Fla. governor thanks Orlando 911 dispatch center

The call center serves as the nucleus for the city's emergency response network and taking calls from those who need help


By Arek Sarkissian
The Naples Daily News

ORLANDO, Fla. — Gov. Rick Scott visited Orlando's 911 call center Thursday night to offer his appreciation.

The timing of Scott's visit put him face to face with the same people who fielded the 911 calls on Sunday morning, when a self-proclaimed jihadist fatally shot 49 people at a gay nightclub.

"Something I learned in my business career is a lot of the people who are working never get a thank you from someone," Scott said. "You should show up and appreciate people, that's when people know you appreciate them."

Scott said he wants to visit as many people as he can who were impacted by what is known as the deadliest terrorist attack on U.S. soil since 9/11. But he will only go where he is welcome, and that means his staff has to sometimes ask for permission. This includes funerals.

Scott's approach was too forward for Orlando Mayor Buddy Dyer, who said family members should not feel obligated to invite someone as they grieve. Dyer only attends events where he receives an unsolicited invitation from family.

"I don't know how you can pick and choose what funerals you attend, and I wouldn't want to go to one where I'm not welcome by everybody who is there," Dyer said. "I don't want them to have to tell me, 'no we don't want you there,' and make them feel bad about that."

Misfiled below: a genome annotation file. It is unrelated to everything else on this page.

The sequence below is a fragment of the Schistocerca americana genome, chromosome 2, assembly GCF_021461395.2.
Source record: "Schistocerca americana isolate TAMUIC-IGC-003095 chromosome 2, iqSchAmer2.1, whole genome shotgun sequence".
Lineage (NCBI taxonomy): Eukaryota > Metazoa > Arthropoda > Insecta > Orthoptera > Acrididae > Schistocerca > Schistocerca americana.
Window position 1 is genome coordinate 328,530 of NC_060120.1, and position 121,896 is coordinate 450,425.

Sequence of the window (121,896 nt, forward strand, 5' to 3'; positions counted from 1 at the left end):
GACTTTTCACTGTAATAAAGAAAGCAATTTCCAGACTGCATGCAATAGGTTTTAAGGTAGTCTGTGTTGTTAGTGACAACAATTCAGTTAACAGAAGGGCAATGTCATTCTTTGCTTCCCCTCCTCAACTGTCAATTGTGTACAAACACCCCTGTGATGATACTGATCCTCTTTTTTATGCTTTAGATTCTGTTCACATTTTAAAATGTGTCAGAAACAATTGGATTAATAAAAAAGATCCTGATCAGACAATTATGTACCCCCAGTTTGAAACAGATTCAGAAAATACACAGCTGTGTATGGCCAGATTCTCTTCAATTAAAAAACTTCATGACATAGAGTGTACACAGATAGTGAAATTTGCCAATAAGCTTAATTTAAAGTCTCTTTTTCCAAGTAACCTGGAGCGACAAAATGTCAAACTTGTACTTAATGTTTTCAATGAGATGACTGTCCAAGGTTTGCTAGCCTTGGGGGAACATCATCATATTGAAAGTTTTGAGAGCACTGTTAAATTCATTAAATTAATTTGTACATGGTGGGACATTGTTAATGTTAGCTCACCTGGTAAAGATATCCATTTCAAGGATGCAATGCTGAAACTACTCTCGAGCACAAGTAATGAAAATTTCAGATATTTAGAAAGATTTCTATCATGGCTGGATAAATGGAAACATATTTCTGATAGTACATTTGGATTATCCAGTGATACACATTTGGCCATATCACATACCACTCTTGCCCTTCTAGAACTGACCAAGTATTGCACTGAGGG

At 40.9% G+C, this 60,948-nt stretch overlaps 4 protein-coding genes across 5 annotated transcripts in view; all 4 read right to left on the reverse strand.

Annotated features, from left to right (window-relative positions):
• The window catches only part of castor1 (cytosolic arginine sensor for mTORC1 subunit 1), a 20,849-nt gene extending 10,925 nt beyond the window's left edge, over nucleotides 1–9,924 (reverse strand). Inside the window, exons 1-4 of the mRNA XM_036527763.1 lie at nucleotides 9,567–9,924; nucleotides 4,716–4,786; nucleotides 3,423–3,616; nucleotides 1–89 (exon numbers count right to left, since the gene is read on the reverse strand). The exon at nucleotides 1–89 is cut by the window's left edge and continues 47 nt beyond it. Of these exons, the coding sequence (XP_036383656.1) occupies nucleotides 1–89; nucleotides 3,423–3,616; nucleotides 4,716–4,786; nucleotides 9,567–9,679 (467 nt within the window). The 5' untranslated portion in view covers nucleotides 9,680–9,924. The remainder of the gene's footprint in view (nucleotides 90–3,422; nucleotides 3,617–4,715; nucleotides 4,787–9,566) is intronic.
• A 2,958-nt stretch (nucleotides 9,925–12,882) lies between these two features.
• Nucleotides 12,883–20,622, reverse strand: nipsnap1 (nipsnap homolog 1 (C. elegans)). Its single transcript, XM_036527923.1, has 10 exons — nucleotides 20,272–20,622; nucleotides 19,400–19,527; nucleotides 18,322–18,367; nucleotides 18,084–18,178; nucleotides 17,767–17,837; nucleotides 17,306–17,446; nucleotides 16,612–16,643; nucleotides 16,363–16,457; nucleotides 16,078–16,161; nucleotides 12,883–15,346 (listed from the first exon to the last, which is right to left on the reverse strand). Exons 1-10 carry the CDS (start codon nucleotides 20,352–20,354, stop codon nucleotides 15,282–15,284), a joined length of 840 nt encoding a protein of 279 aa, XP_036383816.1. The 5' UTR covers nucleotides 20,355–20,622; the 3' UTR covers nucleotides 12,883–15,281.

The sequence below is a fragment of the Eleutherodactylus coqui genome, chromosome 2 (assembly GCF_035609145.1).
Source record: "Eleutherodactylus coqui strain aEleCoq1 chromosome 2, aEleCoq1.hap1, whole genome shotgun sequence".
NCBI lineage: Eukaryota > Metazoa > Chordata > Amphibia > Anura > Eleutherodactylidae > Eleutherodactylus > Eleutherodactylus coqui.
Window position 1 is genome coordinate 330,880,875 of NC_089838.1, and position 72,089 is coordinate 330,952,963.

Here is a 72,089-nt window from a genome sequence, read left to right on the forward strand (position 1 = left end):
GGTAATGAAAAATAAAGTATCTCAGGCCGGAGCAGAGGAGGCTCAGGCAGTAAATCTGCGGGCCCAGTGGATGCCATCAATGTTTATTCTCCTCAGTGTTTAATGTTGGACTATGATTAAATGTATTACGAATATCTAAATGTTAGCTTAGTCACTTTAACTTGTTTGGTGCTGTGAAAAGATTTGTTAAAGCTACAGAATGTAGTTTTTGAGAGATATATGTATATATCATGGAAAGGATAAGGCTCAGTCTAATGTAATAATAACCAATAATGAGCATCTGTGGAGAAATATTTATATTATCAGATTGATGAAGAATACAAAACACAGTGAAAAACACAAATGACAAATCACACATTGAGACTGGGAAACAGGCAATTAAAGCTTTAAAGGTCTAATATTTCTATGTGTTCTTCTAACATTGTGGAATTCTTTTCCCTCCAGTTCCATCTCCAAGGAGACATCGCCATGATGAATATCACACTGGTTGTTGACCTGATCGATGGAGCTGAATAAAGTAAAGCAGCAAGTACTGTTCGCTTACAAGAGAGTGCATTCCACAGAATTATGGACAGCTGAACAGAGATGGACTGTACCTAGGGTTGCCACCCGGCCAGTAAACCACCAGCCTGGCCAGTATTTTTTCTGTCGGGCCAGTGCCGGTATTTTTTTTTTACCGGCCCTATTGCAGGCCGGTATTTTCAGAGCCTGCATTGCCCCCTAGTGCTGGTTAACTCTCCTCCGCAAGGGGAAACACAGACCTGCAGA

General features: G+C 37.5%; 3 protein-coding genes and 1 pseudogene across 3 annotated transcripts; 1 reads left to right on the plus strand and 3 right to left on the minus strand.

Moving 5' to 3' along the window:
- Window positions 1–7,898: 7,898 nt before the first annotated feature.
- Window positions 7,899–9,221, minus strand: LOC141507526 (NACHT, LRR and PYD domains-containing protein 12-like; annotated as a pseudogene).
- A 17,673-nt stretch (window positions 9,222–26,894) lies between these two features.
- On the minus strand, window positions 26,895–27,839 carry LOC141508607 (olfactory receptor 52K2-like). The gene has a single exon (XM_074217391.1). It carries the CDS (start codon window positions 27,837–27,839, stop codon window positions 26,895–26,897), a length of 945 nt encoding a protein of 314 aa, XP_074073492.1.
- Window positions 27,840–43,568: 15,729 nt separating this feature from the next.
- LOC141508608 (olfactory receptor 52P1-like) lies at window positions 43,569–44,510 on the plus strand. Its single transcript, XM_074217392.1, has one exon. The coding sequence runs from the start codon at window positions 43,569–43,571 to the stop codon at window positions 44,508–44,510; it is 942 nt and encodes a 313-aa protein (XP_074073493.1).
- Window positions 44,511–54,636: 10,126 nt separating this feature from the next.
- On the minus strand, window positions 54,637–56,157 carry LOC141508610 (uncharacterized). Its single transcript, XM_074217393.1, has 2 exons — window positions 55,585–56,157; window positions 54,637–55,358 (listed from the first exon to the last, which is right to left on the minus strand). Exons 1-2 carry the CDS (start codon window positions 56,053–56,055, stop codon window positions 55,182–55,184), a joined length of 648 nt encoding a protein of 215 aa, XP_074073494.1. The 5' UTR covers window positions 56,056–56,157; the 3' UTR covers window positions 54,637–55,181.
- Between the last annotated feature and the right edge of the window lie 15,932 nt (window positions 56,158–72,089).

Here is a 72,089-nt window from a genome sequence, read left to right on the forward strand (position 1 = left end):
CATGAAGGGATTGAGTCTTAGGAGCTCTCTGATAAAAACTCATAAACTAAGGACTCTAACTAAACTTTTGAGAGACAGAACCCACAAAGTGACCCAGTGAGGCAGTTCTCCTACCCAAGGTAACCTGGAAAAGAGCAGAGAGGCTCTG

Scott had already attended two funeral viewings Thursday at the invitation of family. They kicked off the long line of memorial services for some of the 49 people who were killed early Sunday morning during last call at Pulse nightclub. Omar Mateen walked into the club about 2 a.m. and began spraying a crowd of up to 300 people with a high-powered assault rifle similar to the popular AR-15. Mateen was later shot by SWAT team members after they freed hostages by creating a hole in the wall of a club bathroom.

The 29-year-old Mateen told the same Orlando 911 operators Scott visited on Thursday that he slaughtered all of those people in the name of the Islamic state. The call center serves as the nucleus for the city's emergency response network, monitoring communications between fire, police and paramedics, and taking calls from those who need help.

Scott walked to each operator and handed them a shiny metal commemorative coin similar those traded by law enforcement agencies.

"I realize what you've been through. Thank you for what you do," Scott said, handing over one of the medals to a 911 call taker. "Thank you for your help."

Scott also gave coins on Thursday to Orlando police and Orange County sheriff's deputies who were the first to respond to the nightclub shooting.

"I'm trying to show my appreciation in any way I can," he said.

Scott said his presence at the funerals has also allowed him to help. The roommates of a man who Mateen killed were facing eviction because the lease on the apartment they shared was in his name. The roommates approached Scott with their dilemma and he put his office to work.

"That's something that was just going to cost them a lot of money on top of all the grief they were facing," Scott said, adding that of his office staff, "Everyone has a role to take care of these things for people."

Copyright 2016 the Naples Daily News

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